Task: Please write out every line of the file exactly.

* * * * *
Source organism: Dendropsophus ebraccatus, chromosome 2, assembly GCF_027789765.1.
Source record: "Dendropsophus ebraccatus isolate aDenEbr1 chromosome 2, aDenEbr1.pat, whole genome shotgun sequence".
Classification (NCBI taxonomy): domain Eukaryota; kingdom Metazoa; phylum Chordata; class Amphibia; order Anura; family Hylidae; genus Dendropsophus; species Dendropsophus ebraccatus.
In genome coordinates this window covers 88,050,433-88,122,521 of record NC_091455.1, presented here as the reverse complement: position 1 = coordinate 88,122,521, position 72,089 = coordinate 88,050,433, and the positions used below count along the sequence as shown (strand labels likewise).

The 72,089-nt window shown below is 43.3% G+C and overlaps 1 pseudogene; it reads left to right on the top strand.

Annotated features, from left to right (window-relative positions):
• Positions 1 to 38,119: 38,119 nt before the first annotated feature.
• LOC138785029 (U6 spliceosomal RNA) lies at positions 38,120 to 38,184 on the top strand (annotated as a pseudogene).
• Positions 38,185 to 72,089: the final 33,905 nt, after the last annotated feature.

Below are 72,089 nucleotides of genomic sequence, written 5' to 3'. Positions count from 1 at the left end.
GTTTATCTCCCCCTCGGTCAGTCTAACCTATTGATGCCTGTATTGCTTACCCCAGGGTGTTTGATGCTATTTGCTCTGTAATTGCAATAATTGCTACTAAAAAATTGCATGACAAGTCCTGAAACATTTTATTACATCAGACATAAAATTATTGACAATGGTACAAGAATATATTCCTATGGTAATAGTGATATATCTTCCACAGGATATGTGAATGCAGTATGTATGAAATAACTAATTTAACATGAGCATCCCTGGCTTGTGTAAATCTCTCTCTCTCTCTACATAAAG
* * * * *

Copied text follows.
Source organism: Dendropsophus ebraccatus, chromosome 2, assembly GCF_027789765.1.
Source record: "Dendropsophus ebraccatus isolate aDenEbr1 chromosome 2, aDenEbr1.pat, whole genome shotgun sequence".
Classification (NCBI taxonomy): domain Eukaryota; kingdom Metazoa; phylum Chordata; class Amphibia; order Anura; family Hylidae; genus Dendropsophus; species Dendropsophus ebraccatus.
In genome coordinates this window covers 88,050,433-88,122,521 of record NC_091455.1, presented here as the reverse complement: position 1 = coordinate 88,122,521, position 72,089 = coordinate 88,050,433, and the positions used below count along the sequence as shown (strand labels likewise).

The 72,089-nt window shown below is 43.3% G+C and overlaps 1 pseudogene; it reads left to right on the top strand.

Annotated features, from left to right (window-relative positions):
• Positions 1 to 38,119: 38,119 nt before the first annotated feature.
• LOC138785029 (U6 spliceosomal RNA) lies at positions 38,120 to 38,184 on the top strand (annotated as a pseudogene).
• Positions 38,185 to 72,089: the final 33,905 nt, after the last annotated feature.

Below are 72,089 nucleotides of genomic sequence, written 5' to 3'. Positions count from 1 at the left end.
GTTTATCTCCCCCTCGGTCAGTCTAACCTATTGATGCCTGTATTGCTTACCCCAGGGTGTTTGATGCTATTTGCTCTGTAATTGCAATAATTGCTACTAAAAAATTGCATGACAAGTCCTGAAACATTTTATTACATCAGACATAAAATTATTGACAATGGTACAAGAATATATTCCTATGGTAATAGTGATATATCTTCCACAGGATATGTGAATGCAGTATGTATGAAATAACTAATTTAACATGAGCATCCCTGGCTTGTGTAAATCTCTCTCTCTCTCTACATAAAG